THe 1961 Continental was over $6000. The 1961 Galaxie was $2600. So the Continental was more than double the price of the Ford.

      What’s the spread between the Fusion Titanium and MKZ?

      • 0 avatar
        CoreyDL

        Speaks to the stretching of the middle class budget. Now you have many trim level options for “just a little more” whereas in 1961 you had to be BALLIN to afford that Continental at twice the price+.

      • 0 avatar
        geeber

        There are trim levels of the Fusion available at various price points. The local dealer stocks plenty of Fusions in the mid-$20,000 range, which is fully competitive with Accords, Camrys and Malibus. There are more expensive Fusions (I’ve seen versions in the low-$30,000 range), but there are Accords exceeding the $30,000 mark, too.

        A 1961 Ford Thunderbird hardtop listed for over $4,000, so it was possible to buy a Ford that was fairly expensive for that time. Not every Ford was available at one half the price of the Lincoln.

        Also note that, in 1961, there was ONE basic Lincoln model, and it was placed squarely in the luxury field. All 1961 Cadillacs and Imperials were in the luxury class, as well.

        In 2013, virtually every luxury marque has extended its range downward, thus putting the squeeze on the old medium-price marques.

        The problem isn’t that there isn’t enough price spread between the Fusion and the MKZ; the problem is that Lincoln has effectively started at the very bottom of the luxury market. The division isn’t effectively competing in the class currently dominated by the Mercedes E-Class.

        • 0 avatar
          Lorenzo

          Very good point. $6000 in 1961 is about $52,000 today. That’s the “starting from” price of the base E-class. BUT – the 1961 Continental was full size, the same dimensions as the Crown Vic. That’s S-class territory, with a “starting from” price in the $85,000 range. Would anybody pay that for a retro Continental?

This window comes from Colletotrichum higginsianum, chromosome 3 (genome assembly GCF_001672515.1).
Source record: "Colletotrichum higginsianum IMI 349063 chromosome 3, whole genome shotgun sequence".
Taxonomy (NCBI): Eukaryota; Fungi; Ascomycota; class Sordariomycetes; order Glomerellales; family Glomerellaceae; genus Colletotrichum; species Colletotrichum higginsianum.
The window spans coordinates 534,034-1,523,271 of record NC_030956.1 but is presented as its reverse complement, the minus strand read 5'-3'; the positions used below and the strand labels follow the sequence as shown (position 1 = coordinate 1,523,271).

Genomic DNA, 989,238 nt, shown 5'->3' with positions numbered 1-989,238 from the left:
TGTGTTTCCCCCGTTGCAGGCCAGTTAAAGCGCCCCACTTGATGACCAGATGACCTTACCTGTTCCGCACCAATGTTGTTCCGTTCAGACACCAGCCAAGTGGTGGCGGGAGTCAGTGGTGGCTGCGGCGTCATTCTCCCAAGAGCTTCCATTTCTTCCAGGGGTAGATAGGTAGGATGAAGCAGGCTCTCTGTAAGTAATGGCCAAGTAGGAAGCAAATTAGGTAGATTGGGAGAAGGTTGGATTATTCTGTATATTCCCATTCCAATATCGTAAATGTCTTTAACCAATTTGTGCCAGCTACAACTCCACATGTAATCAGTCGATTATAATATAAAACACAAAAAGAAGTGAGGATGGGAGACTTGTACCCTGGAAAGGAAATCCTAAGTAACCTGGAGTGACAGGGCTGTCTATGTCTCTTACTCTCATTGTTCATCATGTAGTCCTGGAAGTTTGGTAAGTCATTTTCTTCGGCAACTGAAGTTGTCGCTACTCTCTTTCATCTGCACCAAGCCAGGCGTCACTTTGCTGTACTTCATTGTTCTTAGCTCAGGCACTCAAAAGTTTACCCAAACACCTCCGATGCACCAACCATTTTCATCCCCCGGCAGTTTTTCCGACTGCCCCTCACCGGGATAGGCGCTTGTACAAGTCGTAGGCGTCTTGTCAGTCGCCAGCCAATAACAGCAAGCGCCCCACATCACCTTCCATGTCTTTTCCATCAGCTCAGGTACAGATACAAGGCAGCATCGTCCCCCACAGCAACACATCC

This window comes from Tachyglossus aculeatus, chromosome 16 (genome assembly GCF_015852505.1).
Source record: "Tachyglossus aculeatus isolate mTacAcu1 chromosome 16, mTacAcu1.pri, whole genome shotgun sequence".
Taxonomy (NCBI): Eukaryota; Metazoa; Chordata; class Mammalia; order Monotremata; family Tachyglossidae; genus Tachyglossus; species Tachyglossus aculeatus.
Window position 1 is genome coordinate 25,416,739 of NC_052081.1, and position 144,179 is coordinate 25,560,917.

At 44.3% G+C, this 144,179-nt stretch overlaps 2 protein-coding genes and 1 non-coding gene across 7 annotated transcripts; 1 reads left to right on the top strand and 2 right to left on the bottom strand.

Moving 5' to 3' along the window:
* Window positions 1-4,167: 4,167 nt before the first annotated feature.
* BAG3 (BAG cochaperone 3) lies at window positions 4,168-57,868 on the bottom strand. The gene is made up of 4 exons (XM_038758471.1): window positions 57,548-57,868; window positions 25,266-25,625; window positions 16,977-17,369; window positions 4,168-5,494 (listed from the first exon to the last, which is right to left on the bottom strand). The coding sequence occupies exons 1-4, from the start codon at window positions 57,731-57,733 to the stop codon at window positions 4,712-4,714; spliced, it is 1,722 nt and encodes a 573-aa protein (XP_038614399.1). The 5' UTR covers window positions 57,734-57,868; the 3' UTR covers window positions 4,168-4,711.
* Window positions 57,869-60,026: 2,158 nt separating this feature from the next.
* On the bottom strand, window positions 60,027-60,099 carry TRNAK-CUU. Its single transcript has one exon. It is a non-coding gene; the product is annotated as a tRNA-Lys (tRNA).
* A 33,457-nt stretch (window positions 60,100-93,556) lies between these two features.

• avatar
    Kenmore

    This is what I wish the new Avalon looked like.

    Simple and clean lines, delightfully in the classic Camcord mold, more so than the genuine articles.

    And no prothagonous bottom-feeder’s ramscoop mouth.

    • 0 avatar
      DeadWeight

      Exactly.

      Bit it’s too “clean” & tidy for anthing marketed as a halo car.

      One of the reasons I liked the late 80s to late 90s Acura Legend is that it looked upscale, yet was consistent in terms of what used to be Honda’s philosophy of no excess waste, appendages or unnecessary styling cues (for the sake of differentiation by clutter).

      • 0 avatar
        Kenmore

        I’m astonished to find agreement with someone at least a generation younger than I. Pleasant anomaly.

        But values like subtlety and restraint can only be appreciated by people who’ve had the quiet space in their lives to develop the self knowledge and critical faculties to know toxic excess when it accosts them.

        Given the galloping intrusion of commercial manipulation into ever younger lives via electronic media, and the deadening of adults’ perception from constant bashing by always more simplistic but violently lavish entertainment offerings, deep reflection and sophisticated judgement have become legacy features of our society.

        Which makes the appeal of this car to Chinese highly doubtful for is there anything more antithetical to the contemplative mindset than the hyperdrive commercial bedlam of baby-poisoning, sex-slaving, nouveau riche China?

        • 0 avatar
          CoreyDL

          I had always thought DeadWeight was pretty old. And you were too!

          • 0 avatar
            Kenmore

            That ain’t him in the avatar.

            But, yeah, I’m old. I’m so old I think Oprah is *hot*.

            But then “Brick House” is one of my favorite songs.

          • 0 avatar
            CoreyDL

            Ha well I know that, but he has Ford stories from being pissed off in 1994. So, assumption!